The grasses of the plains knelt in reverence to the passing winds. There were still patches of snow here and there and puddles splattered across the landscape. Keisha straightened up with determination. She hugged her sweater closer as the icy wind nipped at her skin. She climbed onto her quad. It was slow going with the trailer in tow but she knew she was better off than a lot of folk. She raised her hand to the horizon, gauging how many hours of daylight she had left. She would need to find a place to camp for the night soon. She started the ignition and her dog, Tier, ran into view. He jumped up into the trailer, panting with excitement. At least someone is having a good time, she thought grimly. She started off across the fields searching out shelter among the trees that grew along their edges. She could only guess her journey would be another 300km and she wasn’t sure she’d have enough fuel in the jerry cans sitting in her trailer. Even worse, she feared the countryside would become hostile if she came too close to any settlements. She had been as prepared for this as she could be but at the moment it didn’t seem to be enough. It had be a strange couple of months, riddled with natural disasters and human catastrophe. It seemed that the world was falling down around her, and she would have to weather these changes. She smiled bitterly as she thought about how she had been living. Perhaps she deserved this. People on this land had been living beyond their means for too long. Regardless, it was going to be a long and arduous journey if she was forced to continue on foot at some point and she would have to leave behind a lot of her supplies.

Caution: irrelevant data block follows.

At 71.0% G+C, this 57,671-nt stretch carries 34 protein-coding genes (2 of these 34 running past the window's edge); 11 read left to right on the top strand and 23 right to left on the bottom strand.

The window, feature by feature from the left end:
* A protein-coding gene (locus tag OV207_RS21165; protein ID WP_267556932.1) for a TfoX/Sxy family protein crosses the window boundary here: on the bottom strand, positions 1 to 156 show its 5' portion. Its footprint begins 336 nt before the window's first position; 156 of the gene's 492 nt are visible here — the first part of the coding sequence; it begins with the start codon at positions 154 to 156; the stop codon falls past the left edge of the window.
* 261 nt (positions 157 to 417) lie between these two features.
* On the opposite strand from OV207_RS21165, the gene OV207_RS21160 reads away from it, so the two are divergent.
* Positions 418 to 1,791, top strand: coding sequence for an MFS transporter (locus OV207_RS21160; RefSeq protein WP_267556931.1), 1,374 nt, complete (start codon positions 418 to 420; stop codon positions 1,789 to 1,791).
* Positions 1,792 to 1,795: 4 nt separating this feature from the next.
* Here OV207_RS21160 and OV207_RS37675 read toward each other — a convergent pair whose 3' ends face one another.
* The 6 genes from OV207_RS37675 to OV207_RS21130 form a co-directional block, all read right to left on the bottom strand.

To the east she saw a likely spot to make camp and she started towards it. The sun was creeping lower in the sky as she came to a stop and pulled out the little pup tent in the trailer. She stuffed a piece of dehydrated meat in her mouth and chewed while she set it up. She gave one to Tier, who gobbled it down greedily and looked up expectantly. “No more,” she said, “We need to conserve our rations.” Tier whined slightly. “Sorry boy, but you should go hunt a squirrel if you’re still hungry.” She said. She took the bag with all the food and began hoisting it into a nearby tree. Tier whined again but sat down with some resignation. Keisha’s stomach grumbled its own complaints for the tiny meal. She sighed and crawled into the tent. Tier followed closely at her heels so that they were soon cramped into the tiny tent, uncomfortable but warm. Keisha lay there for awhile listening to the sounds of night falling before drifting off into an uneasy sleep.